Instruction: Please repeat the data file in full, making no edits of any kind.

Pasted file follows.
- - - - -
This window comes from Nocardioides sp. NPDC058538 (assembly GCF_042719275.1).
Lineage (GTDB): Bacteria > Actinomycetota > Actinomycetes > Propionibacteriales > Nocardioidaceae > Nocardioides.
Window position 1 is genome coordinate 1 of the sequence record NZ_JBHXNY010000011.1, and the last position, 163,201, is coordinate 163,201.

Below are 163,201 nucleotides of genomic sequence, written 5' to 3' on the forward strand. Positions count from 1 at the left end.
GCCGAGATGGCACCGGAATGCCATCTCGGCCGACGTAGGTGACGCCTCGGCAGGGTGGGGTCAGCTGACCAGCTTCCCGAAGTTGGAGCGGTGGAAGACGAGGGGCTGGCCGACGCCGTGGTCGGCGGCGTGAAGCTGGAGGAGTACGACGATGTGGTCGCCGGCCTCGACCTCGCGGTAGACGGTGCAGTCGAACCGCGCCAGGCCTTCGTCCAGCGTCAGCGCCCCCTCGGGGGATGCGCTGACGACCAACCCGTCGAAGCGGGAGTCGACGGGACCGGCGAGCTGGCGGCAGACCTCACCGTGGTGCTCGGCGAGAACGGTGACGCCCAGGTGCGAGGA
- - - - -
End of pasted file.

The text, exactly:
This window comes from Nocardioides sp. NPDC058538 (assembly GCF_042719275.1).
Lineage (GTDB): Bacteria > Actinomycetota > Actinomycetes > Propionibacteriales > Nocardioidaceae > Nocardioides.
Window position 1 is genome coordinate 1 of the sequence record NZ_JBHXNY010000011.1, and the last position, 163,201, is coordinate 163,201.

Below are 163,201 nucleotides of genomic sequence, written 5' to 3' on the forward strand. Positions count from 1 at the left end.
GCCGAGATGGCACCGGAATGCCATCTCGGCCGACGTAGGTGACGCCTCGGCAGGGTGGGGTCAGCTGACCAGCTTCCCGAAGTTGGAGCGGTGGAAGACGAGGGGCTGGCCGACGCCGTGGTCGGCGGCGTGAAGCTGGAGGAGTACGACGATGTGGTCGCCGGCCTCGACCTCGCGGTAGACGGTGCAGTCGAACCGCGCCAGGCCTTCGTCCAGCGTCAGCGCCCCCTCGGGGGATGCGCTGACGACCAACCCGTCGAAGCGGGAGTCGACGGGACCGGCGAGCTGGCGGCAGACCTCACCGTGGTGCTCGGCGAGAACGGTGACGCCCAGGTGCGAGGA